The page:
The Giraffe

Mon May 11, 2009

We took Henry to the local zoo today. At one year of age, he seems to have no instinctive fear of snakes, large carnivores, or even baleful maras (“Patagonian cavies,” according to the plaque, which also amusingly suggested that they could run at over 65 mph for an hour. They very much had the aspect of creatures who wouldn’t hop a yard to piss on you if you were on fire, as the saying goes, but who am I to judge?)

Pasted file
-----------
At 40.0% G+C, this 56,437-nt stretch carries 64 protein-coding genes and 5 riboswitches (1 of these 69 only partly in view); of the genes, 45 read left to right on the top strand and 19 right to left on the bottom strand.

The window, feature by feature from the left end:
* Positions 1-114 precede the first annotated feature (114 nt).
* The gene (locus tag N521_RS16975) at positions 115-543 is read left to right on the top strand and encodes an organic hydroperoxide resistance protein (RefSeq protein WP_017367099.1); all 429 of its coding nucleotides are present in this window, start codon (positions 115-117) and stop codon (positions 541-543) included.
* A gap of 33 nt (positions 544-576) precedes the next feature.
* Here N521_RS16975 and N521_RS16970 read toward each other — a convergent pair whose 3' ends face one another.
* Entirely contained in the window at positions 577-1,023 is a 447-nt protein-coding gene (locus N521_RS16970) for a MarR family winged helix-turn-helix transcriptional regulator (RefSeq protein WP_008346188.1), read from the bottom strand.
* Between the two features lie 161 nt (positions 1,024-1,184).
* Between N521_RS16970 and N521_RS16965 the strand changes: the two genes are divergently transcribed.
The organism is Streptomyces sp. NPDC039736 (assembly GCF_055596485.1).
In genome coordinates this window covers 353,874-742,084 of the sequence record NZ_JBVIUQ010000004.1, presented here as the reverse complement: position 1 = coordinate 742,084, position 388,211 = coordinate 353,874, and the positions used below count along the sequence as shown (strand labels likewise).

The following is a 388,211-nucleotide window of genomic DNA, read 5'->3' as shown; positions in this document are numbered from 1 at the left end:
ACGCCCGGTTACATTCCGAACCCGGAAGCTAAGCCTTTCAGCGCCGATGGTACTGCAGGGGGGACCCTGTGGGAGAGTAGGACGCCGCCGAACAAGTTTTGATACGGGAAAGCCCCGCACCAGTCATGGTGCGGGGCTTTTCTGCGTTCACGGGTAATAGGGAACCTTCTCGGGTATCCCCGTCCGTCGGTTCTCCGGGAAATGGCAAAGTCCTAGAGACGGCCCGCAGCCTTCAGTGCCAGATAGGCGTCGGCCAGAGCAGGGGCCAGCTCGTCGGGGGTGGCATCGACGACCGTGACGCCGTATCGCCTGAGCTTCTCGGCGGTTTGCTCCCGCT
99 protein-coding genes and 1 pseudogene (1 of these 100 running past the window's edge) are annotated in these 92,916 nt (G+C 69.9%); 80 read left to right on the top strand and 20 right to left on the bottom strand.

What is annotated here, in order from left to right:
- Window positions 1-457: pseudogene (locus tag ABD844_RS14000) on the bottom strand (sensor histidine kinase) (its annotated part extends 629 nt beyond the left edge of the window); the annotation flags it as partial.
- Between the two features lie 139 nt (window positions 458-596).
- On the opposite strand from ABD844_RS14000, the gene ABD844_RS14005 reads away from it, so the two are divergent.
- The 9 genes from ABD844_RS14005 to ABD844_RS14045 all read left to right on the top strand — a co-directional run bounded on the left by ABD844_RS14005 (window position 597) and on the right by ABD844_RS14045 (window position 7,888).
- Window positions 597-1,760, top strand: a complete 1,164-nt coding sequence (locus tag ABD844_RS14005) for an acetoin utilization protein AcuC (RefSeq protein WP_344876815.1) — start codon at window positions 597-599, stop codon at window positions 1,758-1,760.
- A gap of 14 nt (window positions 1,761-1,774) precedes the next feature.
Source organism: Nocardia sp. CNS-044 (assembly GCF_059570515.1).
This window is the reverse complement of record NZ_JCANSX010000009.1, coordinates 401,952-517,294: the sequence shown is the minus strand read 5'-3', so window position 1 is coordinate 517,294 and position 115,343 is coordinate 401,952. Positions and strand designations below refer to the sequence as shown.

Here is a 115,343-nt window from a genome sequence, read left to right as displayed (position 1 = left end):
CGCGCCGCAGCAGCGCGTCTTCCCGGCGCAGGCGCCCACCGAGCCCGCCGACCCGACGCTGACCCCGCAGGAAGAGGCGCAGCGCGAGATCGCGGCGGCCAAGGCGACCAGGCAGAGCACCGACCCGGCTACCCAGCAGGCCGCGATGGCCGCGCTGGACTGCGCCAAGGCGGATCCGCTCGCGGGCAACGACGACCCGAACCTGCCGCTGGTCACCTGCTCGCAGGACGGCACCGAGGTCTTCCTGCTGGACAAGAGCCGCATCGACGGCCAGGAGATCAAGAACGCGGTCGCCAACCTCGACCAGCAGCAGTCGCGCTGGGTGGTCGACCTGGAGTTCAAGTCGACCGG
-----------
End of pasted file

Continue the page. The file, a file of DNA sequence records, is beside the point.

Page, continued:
I suppose I haven’t seen a giraffe in person since I was eight or nine years old, and I had forgotten just how improbable they are. I half-expected an automaton of Jean-Baptiste to pop out, as in Wolfe’s “House of Ancestors,” and explain incremental stretching’s effect on the germ plasm. The gracile, almost dainty, beast several times stretched its head plaintively to the shorn branches of the elms in its temple. Of all the ruminants, I can most easily imagine worshipping the giraffe. It has the half-mad mien I would associate with an early fertility cultus. I also can’t imagine how one could kick without falling over, but several lionesses have undoubtedly met a quick end this way (if WIGWAM isn’t betraying me). Livingstone, quoted in OED, informs us that seeing a giraffe means water within seven or eight miles.